According to Oncologist Greenwalt, the Florida Department of Health study did not consider other types of cancers or data from the military healthcare system. Despite adhering to strict criteria, the study could not overlook the notably elevated cancer rates in two zip codes within Brevard County.

Detecting potential cancer clusters is essential, but it can present difficulties due to insufficient data. The existing data does not offer a comprehensive overview as it is solely categorized by zip code and is only current until 2015. According to DP Williman, a tech consultant from DP GeoTech, there is room for improvement in the 21st century. To address this issue, he is collaborating with Fight for Zero to map disease clusters in Florida through crowdsourcing.

Cancer Has No Municipal Boundaries

In the 1990s, several adolescents living in the South Patrick Shores neighborhood were diagnosed with Hodgkin's Lymphoma Cancer, which received substantial media attention in the newspapers. The presence of around 30 toxic waste sites at Patrick Air Force Base and the nearby Cape Canaveral Air Force Station led to soil and groundwater contamination.

Richard Clapp, who analyzed more than 1,000 instances of cancer, stated that the cluster observed in South Patrick Shores was one of the most notable in U.S. medical history. The Florida Department of Health concluded that the elevated number of cases, 17 times greater than the national average, was attributable to a "viral infection."

Out of the 40 individuals diagnosed with cancer, only two have managed to survive up to the present day. There are apprehensions that government entities at the state level might have attempted to hide or diminish the importance of this group of cases.

Fight for Zero has been investigating concealed waste underneath residences in the South Patrick Shores locality since June 2018. The organization proposes that the area be acknowledged as a Formerly Used Defense Site (FUDS) and undergo a comprehensive examination. Specialists associated with the organization have expressed apprehension regarding potential infiltration of vapors into the houses, attributable to the Navy's use of the region as a landfill since the 1940s."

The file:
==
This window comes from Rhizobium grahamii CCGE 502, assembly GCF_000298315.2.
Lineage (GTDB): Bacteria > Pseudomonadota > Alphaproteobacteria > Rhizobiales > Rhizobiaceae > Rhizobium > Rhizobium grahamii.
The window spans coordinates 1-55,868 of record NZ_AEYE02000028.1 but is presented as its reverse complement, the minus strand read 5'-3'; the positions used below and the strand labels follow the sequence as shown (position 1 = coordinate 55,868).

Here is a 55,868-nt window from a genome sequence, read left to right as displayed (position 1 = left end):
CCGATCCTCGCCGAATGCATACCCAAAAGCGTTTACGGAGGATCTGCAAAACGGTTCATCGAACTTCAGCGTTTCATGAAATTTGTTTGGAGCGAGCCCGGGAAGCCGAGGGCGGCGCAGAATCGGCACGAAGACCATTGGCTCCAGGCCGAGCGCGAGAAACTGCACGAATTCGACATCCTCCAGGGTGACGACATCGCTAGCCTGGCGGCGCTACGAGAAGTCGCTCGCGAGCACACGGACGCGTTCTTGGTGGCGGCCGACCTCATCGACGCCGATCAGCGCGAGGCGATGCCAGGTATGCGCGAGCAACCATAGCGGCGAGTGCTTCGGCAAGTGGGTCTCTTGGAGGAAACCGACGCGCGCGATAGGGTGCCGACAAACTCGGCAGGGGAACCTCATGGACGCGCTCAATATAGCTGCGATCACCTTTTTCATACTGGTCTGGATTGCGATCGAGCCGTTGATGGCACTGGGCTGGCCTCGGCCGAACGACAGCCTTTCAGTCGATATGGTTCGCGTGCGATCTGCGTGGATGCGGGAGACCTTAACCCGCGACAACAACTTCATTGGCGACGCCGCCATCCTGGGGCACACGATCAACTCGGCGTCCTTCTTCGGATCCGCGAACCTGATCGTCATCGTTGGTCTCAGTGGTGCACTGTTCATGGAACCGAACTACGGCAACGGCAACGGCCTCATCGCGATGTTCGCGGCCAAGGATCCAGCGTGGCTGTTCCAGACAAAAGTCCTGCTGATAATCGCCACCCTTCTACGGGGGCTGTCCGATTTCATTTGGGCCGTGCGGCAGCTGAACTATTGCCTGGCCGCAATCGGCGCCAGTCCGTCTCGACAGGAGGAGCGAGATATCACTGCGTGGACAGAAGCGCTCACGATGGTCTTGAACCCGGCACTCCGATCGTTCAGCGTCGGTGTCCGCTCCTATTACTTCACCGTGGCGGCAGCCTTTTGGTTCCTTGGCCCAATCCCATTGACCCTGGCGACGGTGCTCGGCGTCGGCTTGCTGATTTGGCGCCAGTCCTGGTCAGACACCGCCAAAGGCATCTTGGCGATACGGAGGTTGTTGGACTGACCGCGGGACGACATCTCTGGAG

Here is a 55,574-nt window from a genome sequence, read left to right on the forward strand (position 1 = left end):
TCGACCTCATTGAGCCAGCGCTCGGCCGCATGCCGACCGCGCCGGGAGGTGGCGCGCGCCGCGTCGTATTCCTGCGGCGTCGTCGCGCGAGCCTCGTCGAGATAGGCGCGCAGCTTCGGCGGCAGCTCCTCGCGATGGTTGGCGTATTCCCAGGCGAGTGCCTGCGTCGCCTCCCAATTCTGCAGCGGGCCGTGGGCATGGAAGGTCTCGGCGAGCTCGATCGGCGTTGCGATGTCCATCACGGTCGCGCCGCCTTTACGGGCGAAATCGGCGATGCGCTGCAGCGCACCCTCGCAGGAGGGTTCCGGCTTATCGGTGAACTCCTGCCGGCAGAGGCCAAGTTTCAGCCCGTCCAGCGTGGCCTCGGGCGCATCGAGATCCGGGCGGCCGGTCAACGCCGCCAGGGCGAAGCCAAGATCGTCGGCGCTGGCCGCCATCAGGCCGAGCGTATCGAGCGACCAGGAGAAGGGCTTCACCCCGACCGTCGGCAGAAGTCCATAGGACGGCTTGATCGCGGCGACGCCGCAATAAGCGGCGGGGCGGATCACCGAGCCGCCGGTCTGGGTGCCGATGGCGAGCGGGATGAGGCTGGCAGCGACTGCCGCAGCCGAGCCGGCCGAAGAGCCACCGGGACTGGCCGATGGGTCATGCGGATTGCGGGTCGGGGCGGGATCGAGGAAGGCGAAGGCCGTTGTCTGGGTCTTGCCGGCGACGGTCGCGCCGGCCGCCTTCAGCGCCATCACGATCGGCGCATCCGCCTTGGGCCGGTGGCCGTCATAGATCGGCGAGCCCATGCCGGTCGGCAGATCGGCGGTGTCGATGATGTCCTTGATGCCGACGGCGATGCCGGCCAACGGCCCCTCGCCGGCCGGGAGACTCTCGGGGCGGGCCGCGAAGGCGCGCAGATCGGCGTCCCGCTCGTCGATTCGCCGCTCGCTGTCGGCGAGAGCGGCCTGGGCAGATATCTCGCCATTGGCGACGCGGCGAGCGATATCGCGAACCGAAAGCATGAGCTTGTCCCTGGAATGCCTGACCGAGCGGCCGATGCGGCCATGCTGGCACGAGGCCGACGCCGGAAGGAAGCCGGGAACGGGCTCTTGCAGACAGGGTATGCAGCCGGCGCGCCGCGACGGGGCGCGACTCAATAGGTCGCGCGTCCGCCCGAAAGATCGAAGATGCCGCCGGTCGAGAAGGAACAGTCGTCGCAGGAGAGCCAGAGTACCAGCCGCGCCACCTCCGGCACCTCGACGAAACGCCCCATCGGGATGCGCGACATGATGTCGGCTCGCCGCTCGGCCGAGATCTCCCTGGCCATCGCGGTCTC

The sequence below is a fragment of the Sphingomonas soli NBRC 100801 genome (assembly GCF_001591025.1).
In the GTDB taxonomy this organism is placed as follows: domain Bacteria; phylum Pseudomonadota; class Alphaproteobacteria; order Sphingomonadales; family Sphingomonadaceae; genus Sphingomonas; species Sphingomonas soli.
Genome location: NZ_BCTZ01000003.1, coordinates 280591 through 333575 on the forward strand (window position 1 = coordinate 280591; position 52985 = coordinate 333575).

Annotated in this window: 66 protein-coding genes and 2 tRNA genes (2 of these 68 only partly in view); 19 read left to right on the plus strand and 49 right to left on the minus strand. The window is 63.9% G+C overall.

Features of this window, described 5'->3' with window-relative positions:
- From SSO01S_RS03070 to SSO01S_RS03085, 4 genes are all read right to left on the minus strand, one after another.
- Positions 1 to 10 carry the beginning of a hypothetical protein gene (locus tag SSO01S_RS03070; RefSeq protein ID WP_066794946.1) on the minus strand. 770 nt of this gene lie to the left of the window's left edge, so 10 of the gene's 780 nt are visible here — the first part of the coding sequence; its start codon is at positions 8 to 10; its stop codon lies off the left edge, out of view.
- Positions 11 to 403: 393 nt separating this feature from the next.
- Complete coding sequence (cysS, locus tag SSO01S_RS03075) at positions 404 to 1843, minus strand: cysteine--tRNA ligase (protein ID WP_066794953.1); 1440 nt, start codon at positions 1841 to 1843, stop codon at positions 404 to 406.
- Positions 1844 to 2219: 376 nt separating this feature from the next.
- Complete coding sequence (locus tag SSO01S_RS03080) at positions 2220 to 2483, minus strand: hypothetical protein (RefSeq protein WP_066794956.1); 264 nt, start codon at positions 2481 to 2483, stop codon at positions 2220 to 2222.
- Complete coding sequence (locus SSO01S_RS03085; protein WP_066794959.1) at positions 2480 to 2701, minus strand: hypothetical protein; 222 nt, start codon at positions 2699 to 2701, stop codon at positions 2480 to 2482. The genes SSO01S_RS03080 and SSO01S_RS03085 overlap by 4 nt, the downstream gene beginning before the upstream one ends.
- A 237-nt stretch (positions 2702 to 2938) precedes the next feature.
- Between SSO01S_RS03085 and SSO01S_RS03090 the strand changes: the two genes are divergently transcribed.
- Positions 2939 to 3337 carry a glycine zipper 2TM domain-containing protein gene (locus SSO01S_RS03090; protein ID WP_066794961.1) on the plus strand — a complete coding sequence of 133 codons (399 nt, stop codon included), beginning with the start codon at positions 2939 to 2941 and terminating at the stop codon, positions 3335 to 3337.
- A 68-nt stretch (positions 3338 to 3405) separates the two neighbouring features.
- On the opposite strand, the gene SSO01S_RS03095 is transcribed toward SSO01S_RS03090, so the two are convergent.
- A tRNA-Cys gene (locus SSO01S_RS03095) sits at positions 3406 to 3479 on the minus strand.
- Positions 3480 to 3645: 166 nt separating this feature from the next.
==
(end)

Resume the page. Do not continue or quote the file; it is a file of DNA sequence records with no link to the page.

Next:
No Safety Level Set

The Brevard Cancer Assessment report states that the impact was considered "minimal." Representatives from the Florida Department of Health (FDOH) did not have a meeting to explain their findings or why the data analysts didn't include diseases like breast cancer linked to PFAS chemical exposure. The government has also not explained how they determined groundwater was "safe" when the Environmental Protection Agency or state has no enforceable safety limits set.

As scientific knowledge progresses, it will become evident that PFAS chemicals are significantly more dangerous than previously believed.

Fight for Zero is requesting residents to provide their health information. The organization intends to use this data to demonstrate the effects to government agencies and Congress in Washington, DC, during the current month.

First cancer cluster concern meeting with Oncologist Greenwalt and Stel Bailey at the Kiwi Tennis Club in Indian Harbour Beach, Florida 

Documents & Sources:
  • Cancer Cluster in America:
  • Brevard County Cancer Cluster Assessment:
  • Department of Defense 2018 PFAS Report:
  • Blood and Tissues of Wildlife:
  • 30 Toxic Waste Dumps:

Stel Bailey

Stel Bailey, a cancer cluster survivor and environmental health advocate, is a researcher and journalist with more than two decades of multimedia experience, having been published globally.